Jan. 21 (Bloomberg) – Alexander Tabalov sits back in a leather chair in his Kiev office an hour after organizing an art auction, and reflects on business opportunities in Ukraine.
Tabalov owns more than 200 19th-century and early 20th- century paintings and is the latest big collector to emerge in Eastern Europe. He follows billionaire Victor Pinchuk, who owns at least seven Damien Hirst works which he put on show last year.
Ukraine's art market has ''a lot of potential and is already showing rapid growth,'' says Tabalov, who estimates it has 100 ''serious'' buyers. The dark-haired food tycoon, 50, wears a dark suit and no tie. ''With real estate booming, people need to put something on the wall, and many understand it makes financial sense to have fine art because its value will only increase,'' he says in a soft voice.
Ukraine's $106 billion economy grew for the eighth consecutive year in 2007, increasing by a preliminary 7.3 percent. The expansion has created a new affluent class in the country of 47 million people bordering the European Union.
''Like many in the Soviet Union, my parents couldn't afford genuine works of fine art,'' Tabalov says in an interview. ''The walls of my childhood home only had reproductions of famous Russian and Ukrainian 19th century paintings.''
He earlier poured Remy Martin cognac for guests at a party and said his first purchase, in 1996, was an Ivan Aivazovsky seascape for $18,000. That amount was enough to buy an entire factory at a time when the average annual worker's salary was $80, Tabalov said.
He now has pictures by Levitan, Makovsky, Repin, Goncharova, Konchalovsky, Larionov, and Somov. His favorite artist is the impressionist Konstantin Korovin. Tabalov has about a dozen works by the painter including ''Portrait of a Lady in a Red Dress,'' purchased at Sotheby's London in May 2006 for 176,000 pounds ($344,000) on a top presale estimate of 200,000 pounds.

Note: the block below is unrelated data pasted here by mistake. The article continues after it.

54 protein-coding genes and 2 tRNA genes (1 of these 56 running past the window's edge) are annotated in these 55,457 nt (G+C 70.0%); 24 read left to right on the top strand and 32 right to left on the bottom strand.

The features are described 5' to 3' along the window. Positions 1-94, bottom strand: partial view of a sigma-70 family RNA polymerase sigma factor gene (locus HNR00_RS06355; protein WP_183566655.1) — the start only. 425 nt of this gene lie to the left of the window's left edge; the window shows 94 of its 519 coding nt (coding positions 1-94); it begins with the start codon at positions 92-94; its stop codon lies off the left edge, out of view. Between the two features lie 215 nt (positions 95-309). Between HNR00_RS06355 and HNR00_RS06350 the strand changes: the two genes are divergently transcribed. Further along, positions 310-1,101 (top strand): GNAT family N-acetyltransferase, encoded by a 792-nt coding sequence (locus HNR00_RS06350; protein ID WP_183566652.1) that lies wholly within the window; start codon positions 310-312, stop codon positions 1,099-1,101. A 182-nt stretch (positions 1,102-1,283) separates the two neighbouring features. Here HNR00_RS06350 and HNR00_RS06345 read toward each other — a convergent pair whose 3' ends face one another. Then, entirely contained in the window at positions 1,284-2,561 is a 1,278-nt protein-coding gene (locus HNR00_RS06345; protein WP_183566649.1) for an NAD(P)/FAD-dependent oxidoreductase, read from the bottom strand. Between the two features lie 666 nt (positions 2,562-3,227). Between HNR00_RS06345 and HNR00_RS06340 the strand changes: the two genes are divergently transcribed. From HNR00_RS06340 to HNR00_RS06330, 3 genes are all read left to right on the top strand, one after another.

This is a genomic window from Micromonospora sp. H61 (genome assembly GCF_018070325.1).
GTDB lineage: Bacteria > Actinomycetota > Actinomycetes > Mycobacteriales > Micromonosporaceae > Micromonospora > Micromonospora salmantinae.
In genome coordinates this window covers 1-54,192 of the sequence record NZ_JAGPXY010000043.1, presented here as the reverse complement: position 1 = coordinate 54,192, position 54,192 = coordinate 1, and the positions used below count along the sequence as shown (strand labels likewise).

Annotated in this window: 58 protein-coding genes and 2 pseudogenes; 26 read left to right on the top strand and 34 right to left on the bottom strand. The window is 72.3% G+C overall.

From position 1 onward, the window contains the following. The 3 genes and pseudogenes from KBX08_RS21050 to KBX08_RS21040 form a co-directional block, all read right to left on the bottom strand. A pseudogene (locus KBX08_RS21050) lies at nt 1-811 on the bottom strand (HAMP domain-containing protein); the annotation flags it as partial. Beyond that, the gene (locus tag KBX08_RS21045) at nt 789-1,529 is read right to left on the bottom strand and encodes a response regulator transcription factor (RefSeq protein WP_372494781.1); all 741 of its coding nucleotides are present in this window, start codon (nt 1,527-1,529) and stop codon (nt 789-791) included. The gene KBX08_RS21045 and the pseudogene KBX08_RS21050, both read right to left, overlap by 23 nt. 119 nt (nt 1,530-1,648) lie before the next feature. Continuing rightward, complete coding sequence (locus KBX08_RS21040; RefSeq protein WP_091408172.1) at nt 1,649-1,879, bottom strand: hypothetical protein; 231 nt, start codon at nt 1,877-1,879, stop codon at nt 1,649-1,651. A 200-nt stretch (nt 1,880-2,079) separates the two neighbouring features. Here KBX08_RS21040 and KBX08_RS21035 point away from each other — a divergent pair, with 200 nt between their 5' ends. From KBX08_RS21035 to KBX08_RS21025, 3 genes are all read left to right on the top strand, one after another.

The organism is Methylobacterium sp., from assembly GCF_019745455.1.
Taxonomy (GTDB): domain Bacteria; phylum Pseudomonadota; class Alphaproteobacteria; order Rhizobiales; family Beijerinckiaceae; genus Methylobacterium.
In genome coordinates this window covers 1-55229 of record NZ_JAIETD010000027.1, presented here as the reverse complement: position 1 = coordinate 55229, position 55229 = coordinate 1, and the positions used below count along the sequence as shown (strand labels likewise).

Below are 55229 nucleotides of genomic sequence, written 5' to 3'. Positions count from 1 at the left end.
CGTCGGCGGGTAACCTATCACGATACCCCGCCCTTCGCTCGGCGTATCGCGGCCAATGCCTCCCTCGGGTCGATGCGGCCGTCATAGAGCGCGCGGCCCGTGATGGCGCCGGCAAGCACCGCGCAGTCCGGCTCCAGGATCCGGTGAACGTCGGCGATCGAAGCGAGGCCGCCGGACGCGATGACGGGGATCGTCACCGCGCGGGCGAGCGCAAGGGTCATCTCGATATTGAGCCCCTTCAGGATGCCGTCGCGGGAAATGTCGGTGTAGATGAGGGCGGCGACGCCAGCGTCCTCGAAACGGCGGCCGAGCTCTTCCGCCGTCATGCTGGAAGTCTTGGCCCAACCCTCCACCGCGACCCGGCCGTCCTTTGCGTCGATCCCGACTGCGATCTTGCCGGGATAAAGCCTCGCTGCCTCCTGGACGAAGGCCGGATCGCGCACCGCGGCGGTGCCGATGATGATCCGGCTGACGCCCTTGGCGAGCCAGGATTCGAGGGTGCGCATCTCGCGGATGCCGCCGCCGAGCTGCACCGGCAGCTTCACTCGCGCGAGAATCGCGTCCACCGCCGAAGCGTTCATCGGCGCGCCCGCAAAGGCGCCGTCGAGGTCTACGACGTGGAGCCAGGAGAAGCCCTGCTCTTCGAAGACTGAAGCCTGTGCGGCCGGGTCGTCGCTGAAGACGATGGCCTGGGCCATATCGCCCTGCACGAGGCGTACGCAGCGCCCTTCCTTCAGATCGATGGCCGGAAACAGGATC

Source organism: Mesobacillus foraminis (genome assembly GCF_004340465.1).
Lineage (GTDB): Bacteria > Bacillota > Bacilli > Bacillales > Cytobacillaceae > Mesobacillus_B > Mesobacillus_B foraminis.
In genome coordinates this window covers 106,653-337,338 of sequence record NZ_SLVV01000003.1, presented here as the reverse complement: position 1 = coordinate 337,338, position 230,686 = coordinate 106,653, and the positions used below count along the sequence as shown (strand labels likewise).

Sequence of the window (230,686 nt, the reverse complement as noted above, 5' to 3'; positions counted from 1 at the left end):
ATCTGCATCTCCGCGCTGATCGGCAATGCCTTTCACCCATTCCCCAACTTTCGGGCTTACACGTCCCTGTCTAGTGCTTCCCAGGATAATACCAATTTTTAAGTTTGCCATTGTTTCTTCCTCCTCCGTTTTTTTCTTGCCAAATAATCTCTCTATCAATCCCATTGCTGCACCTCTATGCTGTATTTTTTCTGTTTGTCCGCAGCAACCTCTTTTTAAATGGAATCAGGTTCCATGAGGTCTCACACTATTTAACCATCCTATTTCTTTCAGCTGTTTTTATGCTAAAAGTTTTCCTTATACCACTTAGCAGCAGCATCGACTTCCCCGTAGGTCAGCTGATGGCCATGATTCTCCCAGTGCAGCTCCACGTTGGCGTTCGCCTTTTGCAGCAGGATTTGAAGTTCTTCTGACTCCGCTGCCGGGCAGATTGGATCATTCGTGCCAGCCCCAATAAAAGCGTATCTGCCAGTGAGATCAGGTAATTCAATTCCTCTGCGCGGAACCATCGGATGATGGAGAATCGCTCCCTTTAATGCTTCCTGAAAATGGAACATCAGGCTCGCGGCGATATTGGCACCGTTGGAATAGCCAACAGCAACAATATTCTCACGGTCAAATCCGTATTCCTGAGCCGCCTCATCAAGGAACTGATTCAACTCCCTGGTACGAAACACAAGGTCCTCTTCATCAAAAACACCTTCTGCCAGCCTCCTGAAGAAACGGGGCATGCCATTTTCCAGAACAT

Tabalov's passion for art has been paid for by profits from his Kirovograd-based food-processing business Formula Corp. He says the holding company owns farms, 18 bakeries and 500 food shops: ''We have about 10 percent of the national bread market. That means 5 million Ukrainians eat the bread I make.''
In a December 2007 sale by his auction house Art Kapital, the top lot was Piotr Konchalovsky's ''Rowan Berries on Blue'' (1947), which sold for $506,000, including the 10 percent buyer's premium, on a $460,000 estimate. It previously sold in 2005 at Sotheby's, London, for 48,000 pounds.
''Kiev has a lively art scene, of which the Tabalov auction house already has a leading role,'' said William MacDougall, director of the London-based auction house MacDougall Arts Ltd. ''Kiev continues to be the second-most-important market for Russian art after Moscow.''
Art Kapital is the only one of about 10 auction houses in Kiev to have its own building, bought by Tabalov downtown.
''We want Art Kapital to be a serious, full-fledged auction house,'' said Tabalov. ''There will be a number of art departments, as well legal services, logistics and storage.''
Tabalov said he has been buying at Christie's International's and Sotheby's Russian art sales since 1999, and hasn't missed one yet.
At Sotheby's April New York sale of Russian art, his son, Sergey, 22, Art Kapital's general director, went home with a number of works, including the two top lots, which set records for their artists at auction. Mikhail Nesterov's ''Vision of St. Sergius, When a Child'' (1922), sold for $4.3 million and Konstantin Makovsky's ''Happy Arcadia'' (1890), sold for $3.4 million, almost three times its top estimate.
''Half of Sergey's purchases were for me, and half for his clients,'' said Tabalov. Print version